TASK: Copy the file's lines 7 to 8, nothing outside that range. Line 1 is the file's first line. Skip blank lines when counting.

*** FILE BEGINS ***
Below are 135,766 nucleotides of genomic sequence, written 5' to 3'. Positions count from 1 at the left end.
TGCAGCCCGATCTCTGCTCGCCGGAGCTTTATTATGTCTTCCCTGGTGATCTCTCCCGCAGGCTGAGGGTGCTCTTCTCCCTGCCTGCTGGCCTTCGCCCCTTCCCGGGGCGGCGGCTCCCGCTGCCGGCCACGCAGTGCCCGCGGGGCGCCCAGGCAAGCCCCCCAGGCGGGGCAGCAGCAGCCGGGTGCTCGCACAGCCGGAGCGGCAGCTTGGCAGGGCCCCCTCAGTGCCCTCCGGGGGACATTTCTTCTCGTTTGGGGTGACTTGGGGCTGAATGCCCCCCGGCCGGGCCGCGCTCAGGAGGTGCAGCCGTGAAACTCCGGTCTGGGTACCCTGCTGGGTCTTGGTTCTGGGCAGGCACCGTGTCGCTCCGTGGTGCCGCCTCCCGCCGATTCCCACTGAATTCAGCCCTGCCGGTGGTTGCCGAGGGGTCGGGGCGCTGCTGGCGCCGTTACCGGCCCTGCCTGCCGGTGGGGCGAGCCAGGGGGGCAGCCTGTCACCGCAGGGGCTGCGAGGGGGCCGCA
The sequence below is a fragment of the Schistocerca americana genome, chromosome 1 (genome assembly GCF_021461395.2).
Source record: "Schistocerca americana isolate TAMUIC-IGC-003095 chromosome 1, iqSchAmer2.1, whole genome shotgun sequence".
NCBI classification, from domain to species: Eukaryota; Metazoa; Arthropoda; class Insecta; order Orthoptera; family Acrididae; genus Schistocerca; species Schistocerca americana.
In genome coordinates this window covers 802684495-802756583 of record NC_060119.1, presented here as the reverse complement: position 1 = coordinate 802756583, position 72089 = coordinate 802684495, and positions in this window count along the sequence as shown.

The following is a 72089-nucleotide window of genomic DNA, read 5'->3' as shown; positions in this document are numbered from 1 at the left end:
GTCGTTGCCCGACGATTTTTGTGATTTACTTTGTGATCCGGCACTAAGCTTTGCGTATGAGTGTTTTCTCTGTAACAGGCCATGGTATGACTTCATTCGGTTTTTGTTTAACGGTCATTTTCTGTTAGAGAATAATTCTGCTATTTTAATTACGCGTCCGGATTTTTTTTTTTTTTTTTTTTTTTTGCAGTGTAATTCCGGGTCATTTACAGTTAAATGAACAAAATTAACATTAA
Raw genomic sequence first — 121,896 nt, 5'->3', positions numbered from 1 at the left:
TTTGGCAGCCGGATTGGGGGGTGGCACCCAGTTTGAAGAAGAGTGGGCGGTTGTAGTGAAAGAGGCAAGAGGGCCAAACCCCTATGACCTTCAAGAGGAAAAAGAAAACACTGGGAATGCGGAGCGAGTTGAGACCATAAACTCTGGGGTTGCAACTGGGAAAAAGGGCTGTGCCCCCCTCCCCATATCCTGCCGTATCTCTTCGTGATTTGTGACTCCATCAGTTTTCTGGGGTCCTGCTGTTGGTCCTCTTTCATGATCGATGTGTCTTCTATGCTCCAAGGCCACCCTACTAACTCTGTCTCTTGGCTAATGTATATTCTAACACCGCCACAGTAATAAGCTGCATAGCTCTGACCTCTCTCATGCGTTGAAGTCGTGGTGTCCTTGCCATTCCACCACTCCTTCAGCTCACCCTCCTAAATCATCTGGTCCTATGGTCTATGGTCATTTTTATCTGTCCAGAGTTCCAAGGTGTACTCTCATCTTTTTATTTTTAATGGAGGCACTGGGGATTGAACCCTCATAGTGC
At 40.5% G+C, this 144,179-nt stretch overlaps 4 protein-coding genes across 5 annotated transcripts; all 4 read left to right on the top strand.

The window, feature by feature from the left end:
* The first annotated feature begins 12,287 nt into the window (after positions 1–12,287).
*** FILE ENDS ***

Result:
The following is a 72089-nucleotide window of genomic DNA, read 5'->3' as shown; positions in this document are numbered from 1 at the left end:
GTCGTTGCCCGACGATTTTTGTGATTTACTTTGTGATCCGGCACTAAGCTTTGCGTATGAGTGTTTTCTCTGTAACAGGCCATGGTATGACTTCATTCGGTTTTTGTTTAACGGTCATTTTCTGTTAGAGAATAATTCTGCTATTTTAATTACGCGTCCGGATTTTTTTTTTTTTTTTTTTTTTTTGCAGTGTAATTCCGGGTCATTTACAGTTAAATGAACAAAATTAACATTAA